-- Judy Jae-Hee Kim '98, president of the Smith Student Government Association during her senior year, is presently a business analyst at Mitchell Madison Group in New York City. She will serve a two-year term on the board.
-- Mary Patterson McPherson '57, LLD '81, is vice president of The Andrew W. Mellon Foundation and was president of Bryn Mawr College from 1961 to 1997. She earned her M.A. from the University of Delaware and her Ph.D. from Bryn Mawr. She serves on a number of boards and is a member of the American Philosophical Society and the American Academy of Arts and Sciences. She was elected to a five-year term on the board.
-- Christian Schley '70 is managing director of the Houston office of Co-Counsel, a national firm providing legal, paralegal and litigation support. She earned her law degree at Emory University School of Law. As the incoming president of the Alumnae Association of Smith, she will serve as trustee ex officio for a three-year term.
-- Winifred Markus Webb '80 is vice president of investor relations and shareholder services for The Walt Disney Company, Burbank, California. Before joining Disney she earned an M.B.A. from Harvard Business School and worked in New York and London at PaineWebber Group and Lehman Brothers and for the Massachusetts-based CML Group. Webb was elected to serve as an alumnae trustee for a five-year term.

Former Smith President Dies

Thomas Corwin Mendenhall, 88, president emeritus of Smith College, died July 18 on Martha's Vineyard where he and his wife, Cornelia, had lived during his retirement. Mendenhall came to Smith in 1959 as the college's sixth president and as a professor of history. He retired in 1975.
A member of the Yale University history faculty from 1937 to 1959, Mendenhall was educated at Yale and Oxford University, where he was a Rhodes Scholar. His Smith years spanned a period of turmoil as the antiwar, civil rights and women's movements swept across college and university campuses and the country. "We were fortunate to have as a leader someone with Mendenhall's balanced perspective, good humor, and ability to blend the old and the new," wrote John M. Connolly, provost and dean of the faculty, in a campus notice in July.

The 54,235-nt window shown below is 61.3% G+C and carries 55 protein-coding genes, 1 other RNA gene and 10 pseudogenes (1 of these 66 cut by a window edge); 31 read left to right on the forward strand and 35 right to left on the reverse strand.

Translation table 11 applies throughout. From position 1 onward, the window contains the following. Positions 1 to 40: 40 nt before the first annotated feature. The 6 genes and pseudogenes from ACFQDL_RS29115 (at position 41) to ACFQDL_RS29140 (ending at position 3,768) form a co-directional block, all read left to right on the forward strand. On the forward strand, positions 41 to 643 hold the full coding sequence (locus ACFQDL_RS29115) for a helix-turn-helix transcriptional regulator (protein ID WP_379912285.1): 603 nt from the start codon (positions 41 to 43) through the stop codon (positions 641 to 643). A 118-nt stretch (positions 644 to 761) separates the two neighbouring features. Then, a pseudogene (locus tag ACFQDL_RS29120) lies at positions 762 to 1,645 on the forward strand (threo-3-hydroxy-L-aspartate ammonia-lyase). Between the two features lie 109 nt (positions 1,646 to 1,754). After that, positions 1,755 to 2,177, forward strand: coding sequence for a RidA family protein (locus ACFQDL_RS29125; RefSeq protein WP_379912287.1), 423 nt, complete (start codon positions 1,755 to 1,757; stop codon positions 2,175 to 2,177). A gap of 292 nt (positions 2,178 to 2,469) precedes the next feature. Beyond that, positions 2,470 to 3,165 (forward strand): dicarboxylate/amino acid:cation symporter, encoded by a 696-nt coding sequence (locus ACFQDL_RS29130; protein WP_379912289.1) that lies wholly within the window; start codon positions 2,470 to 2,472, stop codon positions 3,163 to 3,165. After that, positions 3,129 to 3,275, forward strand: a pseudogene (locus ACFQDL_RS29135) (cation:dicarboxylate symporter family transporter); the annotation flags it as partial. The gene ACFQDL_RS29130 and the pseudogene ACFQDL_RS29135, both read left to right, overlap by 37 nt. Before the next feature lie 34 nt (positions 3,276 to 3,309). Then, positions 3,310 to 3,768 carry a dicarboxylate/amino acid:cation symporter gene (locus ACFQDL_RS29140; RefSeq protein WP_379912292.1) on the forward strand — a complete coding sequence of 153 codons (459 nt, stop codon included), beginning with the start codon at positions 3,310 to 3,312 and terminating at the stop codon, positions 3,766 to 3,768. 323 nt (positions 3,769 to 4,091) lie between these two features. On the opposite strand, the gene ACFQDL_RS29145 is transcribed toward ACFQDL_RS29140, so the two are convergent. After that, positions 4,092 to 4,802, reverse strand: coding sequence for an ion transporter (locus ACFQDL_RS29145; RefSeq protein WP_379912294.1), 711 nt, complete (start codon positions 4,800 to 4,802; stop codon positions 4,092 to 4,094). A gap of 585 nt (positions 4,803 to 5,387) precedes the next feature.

Mendenhall rebuilt the natural sciences at Smith with the construction of the science center, encouraged the development of intercollegiate athletic competition and oversaw the reconstruction of Smith's facilities for the fine arts and the performing arts.
Despite the demands of his administrative work, he frequently dropped by to chat informally with people working in the buildings and on the grounds at Smith. He also participated in faculty shows, including a spirited adaptation of the Pirates of Penzance in 1969, and regularly taught an introductory history course and seminars on British economic and maritime history of the 16th and 17th centuries.
Beyond the campus he served on the board of a number of secondary schools and organizations. His interest in increasing the development of greater cooperation among Smith and its four neighboring institutions led to the establishment of Five Colleges, Inc., of which he was president from its inception until his retirement. In 1962 he helped found Catalyst, the national, non-profit organization that seeks to advance women in business and the professions. He subsequently chaired its board.
Crew and boating were two of his lifetime passions. He captained the Balliol College crew while at Oxford, coached the Berkeley College crew while teaching at Yale, served as an informal coach for college rowers at Smith, and wrote three books on the subject, including A Short History of American Rowing.
In addition to his wife, he left two daughters, Bethany Mendenhall and Cornelia Small, and two grandchildren. A memorial service will be held in the Helen Hills Hills Chapel at Smith on October 31 at 2 p.m.

Ombudsperson Is Ready to Listen

Gina M. Smith, the college's first ombudsperson, took up her new duties in early July. Webster's New World College Dictionary defines an ombudsman as "a person employed by an institution to investigate complaints against it." The staff self-study team recommended that the college create such a position. Smith describes her role as that of "a confidential, independent, designated- neutral, informal resource for the entire Smith College community."
The ombudsperson is charged with ensuring that college policies and procedures are enforced fairly and with assisting members of the community in the resolution of conflicts. "As ombudsperson, I cannot change any decision or policy," Smith says, "but I can influence decisions and policies. I am also more than willing to listen to people who want to express frustration or anger."